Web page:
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Lani Kai

Events

RAISE A GLASS FOR THE GIRLS

May 24, 2012

International Women’s Day is celebrated with a wee dram once again
By Vincenza Di Maggio

Each year International Women’s Day is celebrated globally in various ways. In Italy and Russia men traditionally give women sprigs of bright yellow Mimosa blossoms to commemorate the holiday, and in China women are given the day off. Well, leave it up to New Yorkers to chicly celebrate the occasion by raising their glasses and toasting to the infinite past, present, and future accomplishments of women!

This year, at Julie Reiner’s Lani Kai cocktail lounge in SoHo, Compass Box Whisky Co, and Ladies United for the Preservation of Endangered Cocktails joined together for the third annual “Whisky and Women Unite” cocktail party. Women gathered at this spirited celebration to only to honor the occasion and raise money for Bottomless Closet, a non-profit organization that helps disadvantaged New York City women transform their lives by helping them to become self-sufficient and thus allowing them to succeed in the work place.

Abigail Gullo, a founding member of LUPEC shares, “The LUPEC Compass Box event for International Women’s Day has always been a favorite of mine because it’s an opportunity to work with such amazing and accomplished women. It inspires me to see women in this industry come together and celebrate not only our craft, but our desire to make a difference and make the world a better place for women everywhere. I am always honored to be a part of this event and look forward to it every year.”

The fact that it is even possible for this event to exist speaks volumes about how far women have come since 1911 when the holiday was first observed. John Glaser, renowned whiskey maker and founder of Compass Box Whisky Co, comments on the event, “I love this event and I am so proud that we sponsor it. It’s something that never would have happened even ten years ago in this industry: a Scotch whisky brand sponsoring a women’s event.”

In honor of the occasion New York City’s most talented female mixologists blended together six different deliciously refreshing cocktails using Compass Box Whisky’s newly produced Great King Street, a craft blended scotch whisky.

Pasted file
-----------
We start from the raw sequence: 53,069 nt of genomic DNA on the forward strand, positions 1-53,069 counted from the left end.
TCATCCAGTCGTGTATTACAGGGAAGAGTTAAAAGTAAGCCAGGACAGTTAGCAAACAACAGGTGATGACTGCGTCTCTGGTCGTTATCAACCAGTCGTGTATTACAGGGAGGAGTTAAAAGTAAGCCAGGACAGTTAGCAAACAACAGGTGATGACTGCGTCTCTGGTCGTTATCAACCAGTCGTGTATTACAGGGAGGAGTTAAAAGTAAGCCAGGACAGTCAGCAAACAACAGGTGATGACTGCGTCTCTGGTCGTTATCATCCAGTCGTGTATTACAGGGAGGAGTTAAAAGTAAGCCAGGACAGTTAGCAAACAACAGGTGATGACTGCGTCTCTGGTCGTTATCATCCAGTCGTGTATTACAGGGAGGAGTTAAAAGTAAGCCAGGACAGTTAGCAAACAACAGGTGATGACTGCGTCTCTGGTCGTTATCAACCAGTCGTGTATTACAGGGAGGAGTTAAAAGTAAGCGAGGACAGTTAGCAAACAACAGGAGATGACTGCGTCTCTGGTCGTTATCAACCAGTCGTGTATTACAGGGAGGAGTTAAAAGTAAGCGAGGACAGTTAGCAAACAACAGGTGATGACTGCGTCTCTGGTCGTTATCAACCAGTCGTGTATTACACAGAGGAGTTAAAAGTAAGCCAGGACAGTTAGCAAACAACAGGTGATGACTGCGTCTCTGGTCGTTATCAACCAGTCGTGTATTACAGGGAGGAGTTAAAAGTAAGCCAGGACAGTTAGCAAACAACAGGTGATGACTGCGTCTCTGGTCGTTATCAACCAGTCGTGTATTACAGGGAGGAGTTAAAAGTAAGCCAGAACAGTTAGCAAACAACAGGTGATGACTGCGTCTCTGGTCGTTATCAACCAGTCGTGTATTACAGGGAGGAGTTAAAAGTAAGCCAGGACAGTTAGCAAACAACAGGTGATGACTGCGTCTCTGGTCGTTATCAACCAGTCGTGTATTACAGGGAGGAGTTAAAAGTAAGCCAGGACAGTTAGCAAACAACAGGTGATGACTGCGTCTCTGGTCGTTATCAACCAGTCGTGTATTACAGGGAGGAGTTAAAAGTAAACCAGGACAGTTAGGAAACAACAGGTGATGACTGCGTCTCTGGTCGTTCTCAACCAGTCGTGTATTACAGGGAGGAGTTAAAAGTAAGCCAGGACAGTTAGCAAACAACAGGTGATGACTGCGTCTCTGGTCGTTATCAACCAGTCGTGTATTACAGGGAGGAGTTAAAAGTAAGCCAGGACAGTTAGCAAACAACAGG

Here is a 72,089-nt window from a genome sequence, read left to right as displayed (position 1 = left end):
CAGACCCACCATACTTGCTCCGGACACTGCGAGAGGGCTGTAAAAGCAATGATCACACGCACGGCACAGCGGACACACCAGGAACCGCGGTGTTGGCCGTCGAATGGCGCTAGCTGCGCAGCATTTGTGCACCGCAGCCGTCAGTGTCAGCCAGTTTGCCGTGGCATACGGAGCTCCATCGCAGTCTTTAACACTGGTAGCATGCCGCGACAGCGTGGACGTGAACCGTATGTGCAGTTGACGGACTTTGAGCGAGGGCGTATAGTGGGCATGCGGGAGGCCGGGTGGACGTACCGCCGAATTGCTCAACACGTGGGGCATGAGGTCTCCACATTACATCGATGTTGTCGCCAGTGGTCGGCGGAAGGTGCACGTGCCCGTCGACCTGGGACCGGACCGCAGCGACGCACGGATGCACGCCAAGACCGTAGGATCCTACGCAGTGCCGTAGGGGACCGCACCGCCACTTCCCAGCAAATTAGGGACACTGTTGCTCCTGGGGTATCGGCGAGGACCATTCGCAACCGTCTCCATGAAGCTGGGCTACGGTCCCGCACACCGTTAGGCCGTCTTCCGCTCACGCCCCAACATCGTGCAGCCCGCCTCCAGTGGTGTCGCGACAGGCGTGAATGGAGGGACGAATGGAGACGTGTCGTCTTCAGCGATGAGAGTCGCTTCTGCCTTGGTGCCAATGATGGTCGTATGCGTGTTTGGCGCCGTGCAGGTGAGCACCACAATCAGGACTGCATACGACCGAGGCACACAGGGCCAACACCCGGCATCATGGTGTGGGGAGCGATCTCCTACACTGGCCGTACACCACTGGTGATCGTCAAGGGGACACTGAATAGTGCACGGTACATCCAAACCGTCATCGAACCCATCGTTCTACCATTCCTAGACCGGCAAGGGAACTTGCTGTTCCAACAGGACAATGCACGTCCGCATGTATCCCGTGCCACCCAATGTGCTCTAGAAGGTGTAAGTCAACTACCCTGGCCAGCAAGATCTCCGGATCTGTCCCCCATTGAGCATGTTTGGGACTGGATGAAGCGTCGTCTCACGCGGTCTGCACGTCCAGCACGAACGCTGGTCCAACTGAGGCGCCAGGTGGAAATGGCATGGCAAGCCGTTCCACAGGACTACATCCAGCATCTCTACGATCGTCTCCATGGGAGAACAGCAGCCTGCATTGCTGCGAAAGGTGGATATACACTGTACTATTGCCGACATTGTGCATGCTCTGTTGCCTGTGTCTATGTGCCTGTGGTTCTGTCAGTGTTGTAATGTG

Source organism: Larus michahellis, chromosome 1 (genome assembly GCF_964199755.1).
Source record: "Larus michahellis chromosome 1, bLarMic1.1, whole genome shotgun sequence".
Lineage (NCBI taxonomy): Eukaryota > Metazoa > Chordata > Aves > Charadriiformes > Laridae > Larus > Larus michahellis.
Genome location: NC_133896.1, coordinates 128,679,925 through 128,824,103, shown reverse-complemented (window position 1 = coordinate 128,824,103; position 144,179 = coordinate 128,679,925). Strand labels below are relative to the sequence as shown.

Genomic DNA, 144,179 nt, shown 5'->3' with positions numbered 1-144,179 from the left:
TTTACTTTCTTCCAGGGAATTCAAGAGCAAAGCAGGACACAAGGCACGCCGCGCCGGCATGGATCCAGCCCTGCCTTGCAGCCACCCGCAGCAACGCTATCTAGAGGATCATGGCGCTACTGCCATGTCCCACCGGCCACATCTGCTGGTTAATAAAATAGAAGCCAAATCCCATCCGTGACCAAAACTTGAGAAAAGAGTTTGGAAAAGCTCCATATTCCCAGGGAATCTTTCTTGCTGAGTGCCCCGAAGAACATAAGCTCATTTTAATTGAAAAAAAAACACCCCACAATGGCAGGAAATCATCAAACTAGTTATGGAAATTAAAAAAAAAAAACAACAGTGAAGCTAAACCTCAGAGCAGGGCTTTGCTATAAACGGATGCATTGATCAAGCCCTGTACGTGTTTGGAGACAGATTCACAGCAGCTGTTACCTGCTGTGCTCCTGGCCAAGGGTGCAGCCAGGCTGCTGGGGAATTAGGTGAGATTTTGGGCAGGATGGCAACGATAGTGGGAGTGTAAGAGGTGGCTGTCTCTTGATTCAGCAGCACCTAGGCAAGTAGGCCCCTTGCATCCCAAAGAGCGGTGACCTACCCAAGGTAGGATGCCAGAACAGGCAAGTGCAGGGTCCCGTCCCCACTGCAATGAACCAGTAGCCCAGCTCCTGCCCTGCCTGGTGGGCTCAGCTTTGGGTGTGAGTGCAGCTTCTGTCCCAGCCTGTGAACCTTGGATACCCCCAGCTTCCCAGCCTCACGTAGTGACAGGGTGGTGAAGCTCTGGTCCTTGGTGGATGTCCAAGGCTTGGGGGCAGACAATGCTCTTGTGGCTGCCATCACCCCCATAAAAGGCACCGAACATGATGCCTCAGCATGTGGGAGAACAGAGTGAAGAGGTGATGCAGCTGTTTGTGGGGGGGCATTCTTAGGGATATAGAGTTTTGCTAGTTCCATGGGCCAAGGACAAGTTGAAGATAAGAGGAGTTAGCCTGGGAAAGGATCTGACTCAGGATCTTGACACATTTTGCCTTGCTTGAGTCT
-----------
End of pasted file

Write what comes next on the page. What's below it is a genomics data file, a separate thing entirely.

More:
Among the group of skilled bar tenders who participated in the event was Meaghan Dorman, of Raines Law Room and Continue Reading…

Events

BE LIKE A BULGARIAN

March 5, 2012

Celebrate International Women’s Day with Compass Box Whisky and LUPEC NYC and LUPEC SF

LUPEC NYC and LUPEC SF, the fine first ladies of liquor, know one thing for sure; whisky cocktails are a great way to celebrate achievements of women around the world. And there’s no better way to honor their accomplished sisters in arms who hit the mark with memorable “firsts” all the time than with whisky cocktails made with a brand new spirit – Compass Box Whisky Co.’s Great King Street – Artist’s Blend, a craft Blended Scotch Whisky that has a signature elegance and approachability for both whisky enthusiasts and novices. (www.compassboxwhisky.com).

This Thursday in NYC and SF women (and men, too) will unite like their counterparts in countries such as Bulgaria, China, Russia, and Vietnam where International Women’s Day is a national holiday. They’ll lift a glass or two for International Women’s Day (IWD), a day to recognize the economic, political and social achievements of women past, present and future.

In NYC Compass Box Whisky Co, innovator and award-winning boutique Scotch whisky maker known for breaking down barriers in a once staid category and the NYC Chapter of Ladies United for the Preservation of Endangered Cocktails (LUPEC), announce their 3rd annual “Whisky & Women Unite” cocktail party to benefit Bottomless Closet NYC (www.bottomlessclosetnyc.org). Bottomless Closet is a non-profit organization that helps disadvantaged NYC women become self-sufficient through comprehensive programming and support.

Don’t miss Thursday evening’s cocktail at industry luminary Julie Reiner’s tropical-influenced craft cocktail lounge in SOHO, Lani Kai (www.lanikainy.com). The evening promises a menu of half price Continue Reading…

Features

VIVA LA DIFFERENCE

July 15, 2011

The French are coming. And the new breed of bar is on its way.
By Miguel Calvo